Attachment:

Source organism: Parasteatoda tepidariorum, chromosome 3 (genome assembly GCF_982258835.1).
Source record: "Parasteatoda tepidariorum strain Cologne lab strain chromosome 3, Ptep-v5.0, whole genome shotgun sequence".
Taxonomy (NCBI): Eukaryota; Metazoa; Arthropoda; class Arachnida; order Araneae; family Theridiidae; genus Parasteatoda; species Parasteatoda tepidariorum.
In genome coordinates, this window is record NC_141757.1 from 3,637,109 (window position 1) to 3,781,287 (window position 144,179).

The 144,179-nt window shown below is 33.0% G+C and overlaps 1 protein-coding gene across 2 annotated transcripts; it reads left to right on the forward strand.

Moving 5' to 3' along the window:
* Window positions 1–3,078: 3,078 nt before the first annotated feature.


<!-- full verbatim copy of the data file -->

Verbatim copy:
Source organism: Parasteatoda tepidariorum, chromosome 3 (genome assembly GCF_982258835.1).
Source record: "Parasteatoda tepidariorum strain Cologne lab strain chromosome 3, Ptep-v5.0, whole genome shotgun sequence".
Taxonomy (NCBI): Eukaryota; Metazoa; Arthropoda; class Arachnida; order Araneae; family Theridiidae; genus Parasteatoda; species Parasteatoda tepidariorum.
In genome coordinates, this window is record NC_141757.1 from 3,637,109 (window position 1) to 3,781,287 (window position 144,179).

The 144,179-nt window shown below is 33.0% G+C and overlaps 1 protein-coding gene across 2 annotated transcripts; it reads left to right on the forward strand.

Moving 5' to 3' along the window:
* Window positions 1–3,078: 3,078 nt before the first annotated feature.